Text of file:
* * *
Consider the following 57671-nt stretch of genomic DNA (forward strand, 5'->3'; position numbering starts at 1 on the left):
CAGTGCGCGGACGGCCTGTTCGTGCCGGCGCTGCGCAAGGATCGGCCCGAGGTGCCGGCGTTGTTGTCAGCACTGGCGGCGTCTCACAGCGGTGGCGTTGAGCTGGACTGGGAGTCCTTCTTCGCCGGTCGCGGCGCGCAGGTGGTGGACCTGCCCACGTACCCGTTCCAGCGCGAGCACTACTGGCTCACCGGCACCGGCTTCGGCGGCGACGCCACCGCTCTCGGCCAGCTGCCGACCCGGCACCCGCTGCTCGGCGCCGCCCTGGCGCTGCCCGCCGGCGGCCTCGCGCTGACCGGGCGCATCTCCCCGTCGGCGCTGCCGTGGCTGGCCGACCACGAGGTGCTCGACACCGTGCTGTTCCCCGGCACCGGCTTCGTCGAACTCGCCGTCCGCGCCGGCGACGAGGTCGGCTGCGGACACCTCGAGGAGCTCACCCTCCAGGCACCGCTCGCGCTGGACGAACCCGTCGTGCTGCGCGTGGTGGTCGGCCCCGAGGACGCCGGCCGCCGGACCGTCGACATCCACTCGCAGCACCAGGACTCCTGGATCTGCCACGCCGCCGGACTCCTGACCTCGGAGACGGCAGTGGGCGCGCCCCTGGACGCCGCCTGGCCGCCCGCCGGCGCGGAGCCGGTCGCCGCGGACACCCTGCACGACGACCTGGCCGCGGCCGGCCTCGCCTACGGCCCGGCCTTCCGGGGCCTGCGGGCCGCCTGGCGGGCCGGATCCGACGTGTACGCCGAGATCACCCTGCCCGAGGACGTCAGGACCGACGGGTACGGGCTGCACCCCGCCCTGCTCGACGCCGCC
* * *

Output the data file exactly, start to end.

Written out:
Consider the following 57671-nt stretch of genomic DNA (forward strand, 5'->3'; position numbering starts at 1 on the left):
CAGTGCGCGGACGGCCTGTTCGTGCCGGCGCTGCGCAAGGATCGGCCCGAGGTGCCGGCGTTGTTGTCAGCACTGGCGGCGTCTCACAGCGGTGGCGTTGAGCTGGACTGGGAGTCCTTCTTCGCCGGTCGCGGCGCGCAGGTGGTGGACCTGCCCACGTACCCGTTCCAGCGCGAGCACTACTGGCTCACCGGCACCGGCTTCGGCGGCGACGCCACCGCTCTCGGCCAGCTGCCGACCCGGCACCCGCTGCTCGGCGCCGCCCTGGCGCTGCCCGCCGGCGGCCTCGCGCTGACCGGGCGCATCTCCCCGTCGGCGCTGCCGTGGCTGGCCGACCACGAGGTGCTCGACACCGTGCTGTTCCCCGGCACCGGCTTCGTCGAACTCGCCGTCCGCGCCGGCGACGAGGTCGGCTGCGGACACCTCGAGGAGCTCACCCTCCAGGCACCGCTCGCGCTGGACGAACCCGTCGTGCTGCGCGTGGTGGTCGGCCCCGAGGACGCCGGCCGCCGGACCGTCGACATCCACTCGCAGCACCAGGACTCCTGGATCTGCCACGCCGCCGGACTCCTGACCTCGGAGACGGCAGTGGGCGCGCCCCTGGACGCCGCCTGGCCGCCCGCCGGCGCGGAGCCGGTCGCCGCGGACACCCTGCACGACGACCTGGCCGCGGCCGGCCTCGCCTACGGCCCGGCCTTCCGGGGCCTGCGGGCCGCCTGGCGGGCCGGATCCGACGTGTACGCCGAGATCACCCTGCCCGAGGACGTCAGGACCGACGGGTACGGGCTGCACCCCGCCCTGCTCGACGCCGCC